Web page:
A Call to Service

A Call to Service

Are you looking for a noble and rewarding career? Perhaps you may want to consider law enforcement as an option. Law enforcement officers typically work full-time and carry big responsibilities on a daily basis.

What are the Skills and Basic Requirements?

Several recruiting agencies for police officers seek individuals who exhibit these types of characteristics:

  • Compassion
  • Good judgement
  • Integrity
  • Courage
  • Ability to solve problems
  • Ability to multitask
  • Resourceful
  • Ability to show initiative
  • Assertive
  • Ability to collaborate in a team

Having US citizenship with a valid driver’s license and being 21-years-old by the time of academy graduation are other basic requirements, however, age requirements may vary. A candidate who wants to become an officer may also be required to earn a high school diploma or GED.* Sociology, psychology, and social work are a few subjects that are generally suited for law enforcement jobs. A fitness test is typically required prior to employment.

Several states have a Commission on Peace Officer Standards and Training (POST) or similar organizations that establish minimum selection standards for law enforcement officers. The basic requirements generally remain the same but can vary from state to state.

What Does the Hiring Process Entail?*

A basic application and pre-screening questionnaire may be required to fill out, that is generally used to showcase the applicant’s interest and eligibility. After reviewing the application, candidates may be invited back to take a written exam. Candidates may then go through a video examination, where candidates are shown a situation and asked to provide a verbal response on how they would handle the situation. Some agencies may also use video simulations in order to assess interpersonal skills and judgment.  As already mentioned, candidates are generally asked to take part in a physical ability test to measure their overall level of fitness.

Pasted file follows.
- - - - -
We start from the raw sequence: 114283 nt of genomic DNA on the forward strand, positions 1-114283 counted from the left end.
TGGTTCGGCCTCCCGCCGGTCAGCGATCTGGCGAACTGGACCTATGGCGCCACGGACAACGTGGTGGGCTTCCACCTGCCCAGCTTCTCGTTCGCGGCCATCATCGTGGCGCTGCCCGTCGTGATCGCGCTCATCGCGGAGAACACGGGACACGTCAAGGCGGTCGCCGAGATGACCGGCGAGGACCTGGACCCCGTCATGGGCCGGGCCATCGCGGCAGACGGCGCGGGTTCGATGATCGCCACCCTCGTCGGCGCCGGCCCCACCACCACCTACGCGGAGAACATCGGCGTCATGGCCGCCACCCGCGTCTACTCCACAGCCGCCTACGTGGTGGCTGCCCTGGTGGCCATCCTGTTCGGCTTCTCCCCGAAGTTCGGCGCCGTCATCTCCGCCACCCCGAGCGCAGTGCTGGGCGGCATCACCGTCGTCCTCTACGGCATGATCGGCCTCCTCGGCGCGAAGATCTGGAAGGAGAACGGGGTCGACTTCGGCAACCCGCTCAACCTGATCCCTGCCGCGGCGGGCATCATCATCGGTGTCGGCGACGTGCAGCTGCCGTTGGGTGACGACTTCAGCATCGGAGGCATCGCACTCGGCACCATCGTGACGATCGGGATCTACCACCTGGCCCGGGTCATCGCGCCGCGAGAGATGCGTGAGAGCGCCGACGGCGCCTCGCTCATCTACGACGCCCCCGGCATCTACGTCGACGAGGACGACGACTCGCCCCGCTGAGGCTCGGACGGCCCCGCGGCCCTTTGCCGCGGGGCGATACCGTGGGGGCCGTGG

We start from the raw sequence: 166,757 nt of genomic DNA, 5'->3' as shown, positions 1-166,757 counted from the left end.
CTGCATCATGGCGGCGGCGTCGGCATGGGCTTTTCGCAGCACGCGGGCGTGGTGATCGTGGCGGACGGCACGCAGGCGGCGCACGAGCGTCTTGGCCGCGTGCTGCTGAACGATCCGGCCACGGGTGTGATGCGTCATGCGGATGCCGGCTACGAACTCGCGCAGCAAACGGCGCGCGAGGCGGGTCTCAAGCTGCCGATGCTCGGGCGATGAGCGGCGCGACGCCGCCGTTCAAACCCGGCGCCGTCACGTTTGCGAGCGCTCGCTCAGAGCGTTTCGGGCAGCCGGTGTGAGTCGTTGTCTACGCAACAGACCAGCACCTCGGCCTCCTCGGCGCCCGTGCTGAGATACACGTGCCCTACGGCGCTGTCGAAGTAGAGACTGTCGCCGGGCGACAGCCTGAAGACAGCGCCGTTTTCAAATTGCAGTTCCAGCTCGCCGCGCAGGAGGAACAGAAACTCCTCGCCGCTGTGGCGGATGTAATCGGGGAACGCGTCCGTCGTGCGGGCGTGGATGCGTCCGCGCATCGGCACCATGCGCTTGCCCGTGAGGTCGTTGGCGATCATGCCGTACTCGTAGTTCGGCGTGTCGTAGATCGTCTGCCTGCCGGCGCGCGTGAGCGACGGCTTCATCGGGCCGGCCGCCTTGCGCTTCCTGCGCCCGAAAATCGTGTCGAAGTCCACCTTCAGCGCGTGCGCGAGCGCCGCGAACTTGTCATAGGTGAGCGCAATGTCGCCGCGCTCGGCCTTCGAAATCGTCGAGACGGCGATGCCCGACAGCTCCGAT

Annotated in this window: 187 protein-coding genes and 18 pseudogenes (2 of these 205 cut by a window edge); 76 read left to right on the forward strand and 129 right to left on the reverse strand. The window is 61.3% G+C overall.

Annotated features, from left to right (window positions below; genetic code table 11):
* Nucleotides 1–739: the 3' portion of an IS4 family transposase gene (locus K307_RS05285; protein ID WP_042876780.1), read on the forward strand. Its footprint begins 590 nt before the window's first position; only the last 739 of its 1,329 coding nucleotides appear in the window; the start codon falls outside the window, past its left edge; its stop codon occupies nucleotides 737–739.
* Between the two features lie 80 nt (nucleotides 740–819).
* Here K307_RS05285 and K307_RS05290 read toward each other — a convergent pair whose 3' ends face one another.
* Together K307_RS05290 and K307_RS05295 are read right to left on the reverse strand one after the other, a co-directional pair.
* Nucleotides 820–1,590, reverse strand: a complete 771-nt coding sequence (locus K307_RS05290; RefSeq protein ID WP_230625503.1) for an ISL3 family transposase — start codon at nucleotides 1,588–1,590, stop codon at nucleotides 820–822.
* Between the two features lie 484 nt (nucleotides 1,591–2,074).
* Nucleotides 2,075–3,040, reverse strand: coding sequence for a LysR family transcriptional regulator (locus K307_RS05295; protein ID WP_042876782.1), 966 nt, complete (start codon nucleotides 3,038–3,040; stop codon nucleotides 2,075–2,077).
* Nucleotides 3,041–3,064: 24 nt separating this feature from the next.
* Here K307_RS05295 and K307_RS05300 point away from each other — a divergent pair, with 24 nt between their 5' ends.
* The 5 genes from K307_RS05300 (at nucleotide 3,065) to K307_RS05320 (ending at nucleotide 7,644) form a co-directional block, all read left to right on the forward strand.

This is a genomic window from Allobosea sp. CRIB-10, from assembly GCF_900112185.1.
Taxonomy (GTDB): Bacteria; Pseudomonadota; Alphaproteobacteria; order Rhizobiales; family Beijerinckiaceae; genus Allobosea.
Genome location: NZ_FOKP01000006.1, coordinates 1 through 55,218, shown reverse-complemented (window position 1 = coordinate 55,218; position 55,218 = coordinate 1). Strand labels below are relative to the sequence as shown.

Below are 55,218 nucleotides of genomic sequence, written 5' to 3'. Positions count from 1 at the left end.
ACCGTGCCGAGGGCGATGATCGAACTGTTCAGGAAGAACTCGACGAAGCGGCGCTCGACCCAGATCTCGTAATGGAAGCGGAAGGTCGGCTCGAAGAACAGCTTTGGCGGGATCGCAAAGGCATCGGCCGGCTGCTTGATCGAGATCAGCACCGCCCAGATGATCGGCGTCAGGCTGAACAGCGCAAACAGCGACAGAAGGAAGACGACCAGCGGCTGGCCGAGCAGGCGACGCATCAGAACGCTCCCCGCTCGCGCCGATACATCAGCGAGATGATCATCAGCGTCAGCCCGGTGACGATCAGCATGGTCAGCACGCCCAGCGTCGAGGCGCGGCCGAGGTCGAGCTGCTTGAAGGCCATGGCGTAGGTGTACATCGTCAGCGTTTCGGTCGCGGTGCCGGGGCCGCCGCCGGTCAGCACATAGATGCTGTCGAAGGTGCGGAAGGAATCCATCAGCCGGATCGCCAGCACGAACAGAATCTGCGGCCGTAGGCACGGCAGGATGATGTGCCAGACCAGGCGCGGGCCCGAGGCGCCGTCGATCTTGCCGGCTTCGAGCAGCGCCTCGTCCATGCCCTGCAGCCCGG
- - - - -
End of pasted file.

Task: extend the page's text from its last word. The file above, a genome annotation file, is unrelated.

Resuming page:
Candidates should typically be ready for a thorough background check and drug test to ensure reliability. An applicant may undergo a psychological screening to determine the stability of their mental health. In general, this is an important step because police offers typically need to think on their feet and be able to make the best decisions while under pressure. A polygraph test may also be implemented to verify certain information.

What Happens After the Hiring Process?

In general, receiving an offer letter does not guarantee a badge, uniform, and police car. Before he or she receives these items, they typically undergo rigorous police academy and field training programs. Several states require candidates to complete an in-house training program after successfully completing their hiring process. Some candidates may be sponsored to attend an academy elsewhere. Academy certificates may be acceptable but candidates are generally required to complete an abbreviated version of training at the police station they are hired at. Initial stages of the training will be typically be classroom based, supplemented by practical exercises and scenarios. At this stage, candidates will generally hold the rank of a ‘cadet’ or ‘police trainee.’

Those who are interested in becoming a police officer are typically advised to review their state’s Commission on Peace Officers Standards and Training. This may allow the candidate to get an idea of the state’s training requirements. The average duration of training for new recruits, excluding field training, may last up to six months.

Salaries for police officers depend on the state they serve in and their officer rank, such as a sergeant or lieutenant position. According to the Bureau of Labor Statistics, the average salary for police officers in 2010 was $55,010 per year. By 2020, positions for police officers are expected to grow by seven percent.***

Entering law enforcement is a noble profession. If you are passionate about helping people and keeping the community safe, perhaps you may want to consider becoming a police officer.

 

Interested in becoming a police officer? Get more information about programs in your area or online using our criminal justice degree finder at the top of this page.↑

 

For more information, please visit:

*http://www.howtobecomeapoliceofficer.com/

** http://discoverpolicing.org/what_does_take/?fa=training_academy_life

***http://www.bls.gov/ooh/Protective-Service/Police-and-detectives.htm